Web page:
Captain Dale Goetz, Chaplain
Dale Goetz was the pastor of a small Baptist church in South Dakota in 2002 when a friend told him about the shortage of military chaplains. Goetz considered whether God might use him to help meet that need. His wife admits to having expressed some initial apprehension when first discussing the subject.
“I was not very excited about it,” Christy Goetz said. “I wasn’t naive. I knew if he joined, something could happen. I also knew that, if it was something the Lord would want, I should be willing. If the chaplaincy is what God has purposed for Dale, who am I to stand in God’s way?”
Goetz served his country and his fellow soldiers with compassion and care until being killed Aug. 30, 2010, by a roadside bomb in Afghanistan. The 1995 Maranatha graduate, according to the Army’s chief of chaplains, was the first Army chaplain to die in combat since October, 1970.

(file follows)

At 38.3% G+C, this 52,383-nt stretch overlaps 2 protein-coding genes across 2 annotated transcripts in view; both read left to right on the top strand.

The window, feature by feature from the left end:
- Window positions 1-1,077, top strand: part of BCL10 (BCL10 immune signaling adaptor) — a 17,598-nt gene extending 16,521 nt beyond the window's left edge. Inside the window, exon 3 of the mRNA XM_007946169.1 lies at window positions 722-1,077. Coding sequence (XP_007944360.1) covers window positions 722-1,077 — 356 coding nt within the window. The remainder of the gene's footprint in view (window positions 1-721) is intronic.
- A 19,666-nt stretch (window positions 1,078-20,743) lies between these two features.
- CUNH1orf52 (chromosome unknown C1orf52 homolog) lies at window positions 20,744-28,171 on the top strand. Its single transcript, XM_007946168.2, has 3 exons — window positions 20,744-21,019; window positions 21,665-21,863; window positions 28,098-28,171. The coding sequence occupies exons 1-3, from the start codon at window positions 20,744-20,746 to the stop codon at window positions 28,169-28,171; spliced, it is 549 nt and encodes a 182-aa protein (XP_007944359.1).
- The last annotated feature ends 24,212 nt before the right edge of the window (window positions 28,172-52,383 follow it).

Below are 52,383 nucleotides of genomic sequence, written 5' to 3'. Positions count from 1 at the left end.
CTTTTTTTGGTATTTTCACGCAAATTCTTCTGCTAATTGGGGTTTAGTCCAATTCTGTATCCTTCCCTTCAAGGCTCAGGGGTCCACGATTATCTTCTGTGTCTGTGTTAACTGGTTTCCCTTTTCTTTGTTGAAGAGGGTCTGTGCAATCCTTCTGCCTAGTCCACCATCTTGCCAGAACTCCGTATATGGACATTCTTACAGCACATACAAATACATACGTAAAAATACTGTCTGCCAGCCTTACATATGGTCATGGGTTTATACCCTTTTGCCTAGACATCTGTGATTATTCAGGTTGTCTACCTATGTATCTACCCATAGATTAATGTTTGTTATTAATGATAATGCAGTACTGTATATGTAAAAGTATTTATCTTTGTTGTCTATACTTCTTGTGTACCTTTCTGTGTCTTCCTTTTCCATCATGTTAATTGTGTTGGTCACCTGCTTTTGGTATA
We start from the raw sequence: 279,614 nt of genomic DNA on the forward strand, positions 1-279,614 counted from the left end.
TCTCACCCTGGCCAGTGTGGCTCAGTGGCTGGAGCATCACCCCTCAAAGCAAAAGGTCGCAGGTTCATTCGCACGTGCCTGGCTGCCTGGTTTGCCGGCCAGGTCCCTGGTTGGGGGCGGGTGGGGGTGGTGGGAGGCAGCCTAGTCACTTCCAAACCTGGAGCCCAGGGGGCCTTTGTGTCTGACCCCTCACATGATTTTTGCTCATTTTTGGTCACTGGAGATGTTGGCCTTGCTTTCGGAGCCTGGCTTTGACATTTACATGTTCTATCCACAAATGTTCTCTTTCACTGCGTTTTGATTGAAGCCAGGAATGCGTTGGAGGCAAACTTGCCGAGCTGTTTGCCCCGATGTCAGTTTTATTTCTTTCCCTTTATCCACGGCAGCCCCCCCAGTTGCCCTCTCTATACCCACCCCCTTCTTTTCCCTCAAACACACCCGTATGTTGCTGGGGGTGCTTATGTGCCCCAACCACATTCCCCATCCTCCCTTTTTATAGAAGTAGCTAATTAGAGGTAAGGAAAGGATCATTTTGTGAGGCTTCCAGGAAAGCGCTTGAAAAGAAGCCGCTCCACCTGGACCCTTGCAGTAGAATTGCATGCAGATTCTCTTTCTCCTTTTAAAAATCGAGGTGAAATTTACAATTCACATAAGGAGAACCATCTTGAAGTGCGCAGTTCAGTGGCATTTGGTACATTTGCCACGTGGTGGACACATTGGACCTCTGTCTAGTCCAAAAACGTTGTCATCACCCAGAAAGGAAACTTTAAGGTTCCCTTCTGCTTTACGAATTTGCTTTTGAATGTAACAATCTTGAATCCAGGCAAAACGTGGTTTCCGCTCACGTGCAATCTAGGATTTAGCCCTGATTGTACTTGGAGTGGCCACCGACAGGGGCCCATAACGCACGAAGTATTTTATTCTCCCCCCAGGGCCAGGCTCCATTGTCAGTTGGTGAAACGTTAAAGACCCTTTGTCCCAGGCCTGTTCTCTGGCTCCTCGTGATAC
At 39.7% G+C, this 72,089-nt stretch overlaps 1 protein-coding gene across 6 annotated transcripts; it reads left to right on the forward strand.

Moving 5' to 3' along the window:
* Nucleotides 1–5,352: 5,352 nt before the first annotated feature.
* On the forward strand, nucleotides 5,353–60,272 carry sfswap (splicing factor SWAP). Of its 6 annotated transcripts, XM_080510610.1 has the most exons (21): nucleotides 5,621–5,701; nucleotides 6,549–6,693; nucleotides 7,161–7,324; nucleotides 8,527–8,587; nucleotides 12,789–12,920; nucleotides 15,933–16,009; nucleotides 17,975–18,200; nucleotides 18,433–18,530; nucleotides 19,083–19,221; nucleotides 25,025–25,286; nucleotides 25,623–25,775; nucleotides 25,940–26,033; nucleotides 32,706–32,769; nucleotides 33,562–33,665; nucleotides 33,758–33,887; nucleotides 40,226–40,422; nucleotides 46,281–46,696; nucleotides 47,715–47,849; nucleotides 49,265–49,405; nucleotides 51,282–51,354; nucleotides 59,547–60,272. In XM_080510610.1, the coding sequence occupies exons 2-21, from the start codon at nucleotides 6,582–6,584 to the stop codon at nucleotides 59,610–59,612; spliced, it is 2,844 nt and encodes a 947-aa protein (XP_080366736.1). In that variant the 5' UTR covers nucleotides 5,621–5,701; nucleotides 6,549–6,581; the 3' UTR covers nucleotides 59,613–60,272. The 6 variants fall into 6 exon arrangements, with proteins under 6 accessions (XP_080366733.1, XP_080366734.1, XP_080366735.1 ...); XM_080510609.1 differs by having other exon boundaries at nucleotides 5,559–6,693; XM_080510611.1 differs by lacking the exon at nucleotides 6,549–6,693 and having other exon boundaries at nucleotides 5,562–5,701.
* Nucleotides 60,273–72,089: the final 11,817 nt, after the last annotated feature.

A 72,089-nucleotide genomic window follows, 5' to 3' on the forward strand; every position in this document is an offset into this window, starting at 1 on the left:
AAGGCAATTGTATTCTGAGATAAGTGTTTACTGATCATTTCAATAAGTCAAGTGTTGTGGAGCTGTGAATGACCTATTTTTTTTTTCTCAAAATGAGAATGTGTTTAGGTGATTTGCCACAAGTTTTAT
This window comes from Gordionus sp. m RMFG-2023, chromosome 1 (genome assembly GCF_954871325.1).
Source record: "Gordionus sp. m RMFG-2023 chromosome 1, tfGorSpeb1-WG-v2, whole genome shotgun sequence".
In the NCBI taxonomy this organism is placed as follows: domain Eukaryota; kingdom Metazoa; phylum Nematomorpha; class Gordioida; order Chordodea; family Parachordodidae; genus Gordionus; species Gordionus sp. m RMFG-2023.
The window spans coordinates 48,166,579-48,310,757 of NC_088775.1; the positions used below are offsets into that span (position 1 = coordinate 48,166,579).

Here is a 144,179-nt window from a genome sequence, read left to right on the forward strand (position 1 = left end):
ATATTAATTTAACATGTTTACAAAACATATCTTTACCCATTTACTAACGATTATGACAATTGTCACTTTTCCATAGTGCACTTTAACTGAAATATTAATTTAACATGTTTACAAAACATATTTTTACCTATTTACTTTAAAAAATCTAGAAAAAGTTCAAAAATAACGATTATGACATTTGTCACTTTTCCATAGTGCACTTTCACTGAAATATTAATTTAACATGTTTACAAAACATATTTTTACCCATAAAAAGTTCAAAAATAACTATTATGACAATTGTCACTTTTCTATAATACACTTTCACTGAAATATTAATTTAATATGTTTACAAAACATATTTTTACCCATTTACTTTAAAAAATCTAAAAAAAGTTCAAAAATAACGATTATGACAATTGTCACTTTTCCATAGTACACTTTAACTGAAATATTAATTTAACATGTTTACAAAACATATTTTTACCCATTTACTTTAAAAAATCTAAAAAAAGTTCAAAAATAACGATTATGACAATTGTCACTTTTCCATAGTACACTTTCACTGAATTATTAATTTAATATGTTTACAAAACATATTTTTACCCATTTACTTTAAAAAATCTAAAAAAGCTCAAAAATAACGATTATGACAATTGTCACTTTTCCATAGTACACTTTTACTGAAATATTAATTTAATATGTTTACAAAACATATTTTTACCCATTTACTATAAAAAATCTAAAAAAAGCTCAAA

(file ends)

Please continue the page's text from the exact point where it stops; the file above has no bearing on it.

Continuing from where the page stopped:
Christy Goetz, also a 1995 Maranatha graduate, has heard from people encouraged by her husband almost every day since his death.
Two young men emailed to say they had decided to become chaplains due to Dale Goetz’s influence. A couple contacted her to say his counseling sessions had helped save their marriage. A soldier who knew Goetz sent a cross made from marble that had been salvaged from the rubble of the Sept. 11, 2001, attack on the World Trade Center. The gift was originally given to him by his father, a retired New York City policeman. A soldier named Frank wrote to say how excited Goetz had been about the Sunday morning worship service that preceded his death and the conversation that took place after that service.
“Then he … said that, when we were in the States, it was easy to love and pray for our enemies, but being here, it’s not that easy,” Frank wrote. “How are we supposed to pray for the person who wants to kill you? The person who is setting the bombs on the road for us to die? It’s hard. We need to pray for them to see Jesus. They are lost and don’t know what they are doing.”